Are sexist, racist, homophobic or other forms of widespread prejudice always a matter of conscious beliefs? In the UK, ever since the trial of the men suspected of killing Stephen Lawrence, the idea of ‘institutional racism’ has been part of public discourse. The idea that racism – the systematic disadvantaging of people based on the colour of their skin or other markers – could be ‘written in’ to institutional practices and rules was hard for some to accept. There is also a substantial body of psychological research, however, to suggest that systematic biases of one kind or another – sexist, racist, homophobic, ‘fattist’ – can exist at the level of preconscious beliefs.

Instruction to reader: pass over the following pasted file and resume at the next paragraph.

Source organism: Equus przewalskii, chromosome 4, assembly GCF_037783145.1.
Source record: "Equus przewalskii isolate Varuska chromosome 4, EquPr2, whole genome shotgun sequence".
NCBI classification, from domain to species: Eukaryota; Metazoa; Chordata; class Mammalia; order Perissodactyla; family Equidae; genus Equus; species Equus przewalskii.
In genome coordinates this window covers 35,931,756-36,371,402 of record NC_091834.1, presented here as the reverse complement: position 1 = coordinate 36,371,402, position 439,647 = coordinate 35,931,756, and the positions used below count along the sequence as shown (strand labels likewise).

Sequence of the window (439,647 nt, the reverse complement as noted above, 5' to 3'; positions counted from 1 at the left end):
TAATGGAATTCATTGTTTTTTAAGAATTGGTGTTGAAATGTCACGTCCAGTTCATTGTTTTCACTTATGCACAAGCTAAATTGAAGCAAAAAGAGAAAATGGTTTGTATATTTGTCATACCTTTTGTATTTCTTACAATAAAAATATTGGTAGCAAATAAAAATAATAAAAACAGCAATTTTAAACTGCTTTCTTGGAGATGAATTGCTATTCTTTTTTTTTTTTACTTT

The topic of implicit bias was the subject of last night’s Cardiff Philosophy Café, with a discussion led by Dr Jonathan Webber (Philosophy, Cardiff University). Implicit bias, in Jon’s view, is a topic on which psychological research sheds interesting light, without necessarily allowing us to fully understand all its implications. To do this, a little philosophy is needed, which for Jon means the thought of key figures associated with French Existentialism, namely Simone de Beauvoir and Frantz Fanon.